This isn’t necessarily work-related, but I wanted to share it regardless. We use the word “hero” a lot, but I was honored to meet someone whose claim to that word is beyond debate.
This is Col. Richard Cole, who was Jimmy Doolittle’s co-pilot during the famous “30 Seconds Over Tokyo” raid of 1942. To get America a much-needed victory and reset Japanese strategic calculations after Pearl Harbor, the “Doolittle Raiders” launched bombers that had never before flown from an aircraft carrier on a mission where they had no real expectation of landing at an actual airfield. (Cole’s crew bailed out over China when they ran out of fuel.) They bombed military targets in Tokyo, doing minor physical damage but sending shockwaves through the entire Japanese military and delivering notice that America wasn’t going to go down without a fight.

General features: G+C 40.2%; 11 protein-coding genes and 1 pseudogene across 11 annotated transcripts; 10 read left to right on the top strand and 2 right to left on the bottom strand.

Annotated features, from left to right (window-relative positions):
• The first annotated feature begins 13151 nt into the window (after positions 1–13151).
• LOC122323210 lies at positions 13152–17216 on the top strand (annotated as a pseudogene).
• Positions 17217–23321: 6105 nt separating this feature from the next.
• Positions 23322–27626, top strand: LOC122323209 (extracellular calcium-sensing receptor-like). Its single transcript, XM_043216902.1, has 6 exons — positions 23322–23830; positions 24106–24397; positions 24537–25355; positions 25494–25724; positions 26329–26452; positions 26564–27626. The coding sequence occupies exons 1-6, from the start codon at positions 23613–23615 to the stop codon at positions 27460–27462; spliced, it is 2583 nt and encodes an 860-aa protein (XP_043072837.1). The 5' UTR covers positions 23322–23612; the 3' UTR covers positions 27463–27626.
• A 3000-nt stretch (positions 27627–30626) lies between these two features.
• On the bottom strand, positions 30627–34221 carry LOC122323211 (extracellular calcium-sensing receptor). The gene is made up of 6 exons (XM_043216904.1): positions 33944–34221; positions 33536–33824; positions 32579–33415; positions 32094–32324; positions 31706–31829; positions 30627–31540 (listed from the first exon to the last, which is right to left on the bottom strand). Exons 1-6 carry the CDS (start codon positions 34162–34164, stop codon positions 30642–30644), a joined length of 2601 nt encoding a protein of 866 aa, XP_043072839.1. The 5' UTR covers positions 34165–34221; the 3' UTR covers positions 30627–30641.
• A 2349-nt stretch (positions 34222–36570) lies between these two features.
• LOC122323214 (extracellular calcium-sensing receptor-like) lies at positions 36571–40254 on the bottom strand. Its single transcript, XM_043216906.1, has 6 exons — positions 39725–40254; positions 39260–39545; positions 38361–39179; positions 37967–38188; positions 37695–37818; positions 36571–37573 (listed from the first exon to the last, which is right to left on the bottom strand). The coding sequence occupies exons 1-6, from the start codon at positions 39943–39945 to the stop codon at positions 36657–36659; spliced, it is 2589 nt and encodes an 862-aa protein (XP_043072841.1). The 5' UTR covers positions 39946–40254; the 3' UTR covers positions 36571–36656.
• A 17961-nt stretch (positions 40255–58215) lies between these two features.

At 102 years old, Col. Cole is the last surviving member of the Doolittle Raiders.
I met him because this past weekend, my family and I were honored to be guests at the 93d Bomb Squadron’s centennial celebration, which included a change-of-command ceremony. My grandfather Charles R. d’Olive was a member of the 93d in World War I, when it was a “pursuit squadron” (we call them “fighter squadrons” now), and scored the first victory in the 93d’s history. Today, the 93d is a USAF Reserve B-52 squadron based at Barksdale Air Force Base in Louisiana.
The men and women of the 93d continue to serve in the best tradition of Col. Cole, my grandfather and their brothers in arms. Their legacies are in good hands.